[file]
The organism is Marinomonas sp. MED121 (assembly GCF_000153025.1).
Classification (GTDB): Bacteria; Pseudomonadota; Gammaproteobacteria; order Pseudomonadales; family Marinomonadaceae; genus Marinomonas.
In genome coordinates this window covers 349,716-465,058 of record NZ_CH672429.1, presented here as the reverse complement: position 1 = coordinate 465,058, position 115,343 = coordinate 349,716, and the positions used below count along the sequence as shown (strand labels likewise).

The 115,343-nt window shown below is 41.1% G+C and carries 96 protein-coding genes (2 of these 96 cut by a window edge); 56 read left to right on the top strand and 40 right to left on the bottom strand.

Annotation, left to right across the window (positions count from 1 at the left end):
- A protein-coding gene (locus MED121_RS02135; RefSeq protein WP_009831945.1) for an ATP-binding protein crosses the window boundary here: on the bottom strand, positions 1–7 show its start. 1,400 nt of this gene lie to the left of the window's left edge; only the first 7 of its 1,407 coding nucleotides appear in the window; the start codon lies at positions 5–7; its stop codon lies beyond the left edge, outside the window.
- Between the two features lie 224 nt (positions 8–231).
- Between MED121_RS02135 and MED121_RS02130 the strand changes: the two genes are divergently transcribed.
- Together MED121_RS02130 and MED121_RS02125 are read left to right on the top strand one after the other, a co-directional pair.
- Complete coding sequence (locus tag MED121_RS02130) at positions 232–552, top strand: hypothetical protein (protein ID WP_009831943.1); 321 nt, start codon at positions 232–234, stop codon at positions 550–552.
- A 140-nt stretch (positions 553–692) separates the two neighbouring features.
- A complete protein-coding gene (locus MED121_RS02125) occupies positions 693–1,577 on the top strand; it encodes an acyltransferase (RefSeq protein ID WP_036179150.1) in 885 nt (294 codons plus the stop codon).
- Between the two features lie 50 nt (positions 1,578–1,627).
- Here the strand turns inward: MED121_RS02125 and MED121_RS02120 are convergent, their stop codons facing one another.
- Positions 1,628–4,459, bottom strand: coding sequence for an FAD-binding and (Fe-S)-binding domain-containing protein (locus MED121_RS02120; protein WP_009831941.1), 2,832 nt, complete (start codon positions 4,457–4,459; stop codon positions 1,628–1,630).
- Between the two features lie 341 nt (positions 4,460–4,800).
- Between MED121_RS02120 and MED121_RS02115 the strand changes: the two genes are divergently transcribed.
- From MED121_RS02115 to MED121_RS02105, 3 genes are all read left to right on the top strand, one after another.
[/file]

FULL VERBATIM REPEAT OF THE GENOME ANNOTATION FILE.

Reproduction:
The organism is Marinomonas sp. MED121 (assembly GCF_000153025.1).
Classification (GTDB): Bacteria; Pseudomonadota; Gammaproteobacteria; order Pseudomonadales; family Marinomonadaceae; genus Marinomonas.
In genome coordinates this window covers 349,716-465,058 of record NZ_CH672429.1, presented here as the reverse complement: position 1 = coordinate 465,058, position 115,343 = coordinate 349,716, and the positions used below count along the sequence as shown (strand labels likewise).

The 115,343-nt window shown below is 41.1% G+C and carries 96 protein-coding genes (2 of these 96 cut by a window edge); 56 read left to right on the top strand and 40 right to left on the bottom strand.

Annotation, left to right across the window (positions count from 1 at the left end):
- A protein-coding gene (locus MED121_RS02135; RefSeq protein WP_009831945.1) for an ATP-binding protein crosses the window boundary here: on the bottom strand, positions 1–7 show its start. 1,400 nt of this gene lie to the left of the window's left edge; only the first 7 of its 1,407 coding nucleotides appear in the window; the start codon lies at positions 5–7; its stop codon lies beyond the left edge, outside the window.
- Between the two features lie 224 nt (positions 8–231).
- Between MED121_RS02135 and MED121_RS02130 the strand changes: the two genes are divergently transcribed.
- Together MED121_RS02130 and MED121_RS02125 are read left to right on the top strand one after the other, a co-directional pair.
- Complete coding sequence (locus tag MED121_RS02130) at positions 232–552, top strand: hypothetical protein (protein ID WP_009831943.1); 321 nt, start codon at positions 232–234, stop codon at positions 550–552.
- A 140-nt stretch (positions 553–692) separates the two neighbouring features.
- A complete protein-coding gene (locus MED121_RS02125) occupies positions 693–1,577 on the top strand; it encodes an acyltransferase (RefSeq protein ID WP_036179150.1) in 885 nt (294 codons plus the stop codon).
- Between the two features lie 50 nt (positions 1,578–1,627).
- Here the strand turns inward: MED121_RS02125 and MED121_RS02120 are convergent, their stop codons facing one another.
- Positions 1,628–4,459, bottom strand: coding sequence for an FAD-binding and (Fe-S)-binding domain-containing protein (locus MED121_RS02120; protein WP_009831941.1), 2,832 nt, complete (start codon positions 4,457–4,459; stop codon positions 1,628–1,630).
- Between the two features lie 341 nt (positions 4,460–4,800).
- Between MED121_RS02120 and MED121_RS02115 the strand changes: the two genes are divergently transcribed.
- From MED121_RS02115 to MED121_RS02105, 3 genes are all read left to right on the top strand, one after another.